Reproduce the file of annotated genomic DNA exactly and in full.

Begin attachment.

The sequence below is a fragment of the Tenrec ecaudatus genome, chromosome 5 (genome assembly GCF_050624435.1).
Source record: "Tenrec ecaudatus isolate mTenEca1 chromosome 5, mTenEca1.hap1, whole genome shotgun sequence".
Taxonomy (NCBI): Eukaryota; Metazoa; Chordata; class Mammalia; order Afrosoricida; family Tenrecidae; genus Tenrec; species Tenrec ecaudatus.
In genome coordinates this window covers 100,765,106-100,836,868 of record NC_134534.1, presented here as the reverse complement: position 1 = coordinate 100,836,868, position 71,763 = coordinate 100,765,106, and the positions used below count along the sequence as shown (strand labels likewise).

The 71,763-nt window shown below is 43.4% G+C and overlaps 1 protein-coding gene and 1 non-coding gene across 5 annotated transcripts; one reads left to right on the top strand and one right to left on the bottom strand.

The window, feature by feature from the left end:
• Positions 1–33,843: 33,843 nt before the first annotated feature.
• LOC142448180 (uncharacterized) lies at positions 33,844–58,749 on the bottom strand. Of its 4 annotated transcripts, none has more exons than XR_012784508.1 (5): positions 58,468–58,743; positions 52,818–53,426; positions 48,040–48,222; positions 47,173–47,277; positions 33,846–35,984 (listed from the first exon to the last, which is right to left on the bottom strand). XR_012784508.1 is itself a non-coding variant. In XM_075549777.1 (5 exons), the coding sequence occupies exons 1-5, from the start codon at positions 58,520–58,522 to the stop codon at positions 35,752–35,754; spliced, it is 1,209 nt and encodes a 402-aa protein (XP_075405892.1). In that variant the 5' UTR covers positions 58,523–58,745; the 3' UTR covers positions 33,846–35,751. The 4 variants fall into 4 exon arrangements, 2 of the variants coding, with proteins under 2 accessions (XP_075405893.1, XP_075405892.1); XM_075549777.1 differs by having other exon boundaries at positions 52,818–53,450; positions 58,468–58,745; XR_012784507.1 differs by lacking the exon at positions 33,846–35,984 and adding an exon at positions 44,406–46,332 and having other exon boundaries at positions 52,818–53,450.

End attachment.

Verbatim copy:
The sequence below is a fragment of the Tenrec ecaudatus genome, chromosome 5 (genome assembly GCF_050624435.1).
Source record: "Tenrec ecaudatus isolate mTenEca1 chromosome 5, mTenEca1.hap1, whole genome shotgun sequence".
Taxonomy (NCBI): Eukaryota; Metazoa; Chordata; class Mammalia; order Afrosoricida; family Tenrecidae; genus Tenrec; species Tenrec ecaudatus.
In genome coordinates this window covers 100,765,106-100,836,868 of record NC_134534.1, presented here as the reverse complement: position 1 = coordinate 100,836,868, position 71,763 = coordinate 100,765,106, and the positions used below count along the sequence as shown (strand labels likewise).

The 71,763-nt window shown below is 43.4% G+C and overlaps 1 protein-coding gene and 1 non-coding gene across 5 annotated transcripts; one reads left to right on the top strand and one right to left on the bottom strand.

The window, feature by feature from the left end:
• Positions 1–33,843: 33,843 nt before the first annotated feature.
• LOC142448180 (uncharacterized) lies at positions 33,844–58,749 on the bottom strand. Of its 4 annotated transcripts, none has more exons than XR_012784508.1 (5): positions 58,468–58,743; positions 52,818–53,426; positions 48,040–48,222; positions 47,173–47,277; positions 33,846–35,984 (listed from the first exon to the last, which is right to left on the bottom strand). XR_012784508.1 is itself a non-coding variant. In XM_075549777.1 (5 exons), the coding sequence occupies exons 1-5, from the start codon at positions 58,520–58,522 to the stop codon at positions 35,752–35,754; spliced, it is 1,209 nt and encodes a 402-aa protein (XP_075405892.1). In that variant the 5' UTR covers positions 58,523–58,745; the 3' UTR covers positions 33,846–35,751. The 4 variants fall into 4 exon arrangements, 2 of the variants coding, with proteins under 2 accessions (XP_075405893.1, XP_075405892.1); XM_075549777.1 differs by having other exon boundaries at positions 52,818–53,450; positions 58,468–58,745; XR_012784507.1 differs by lacking the exon at positions 33,846–35,984 and adding an exon at positions 44,406–46,332 and having other exon boundaries at positions 52,818–53,450.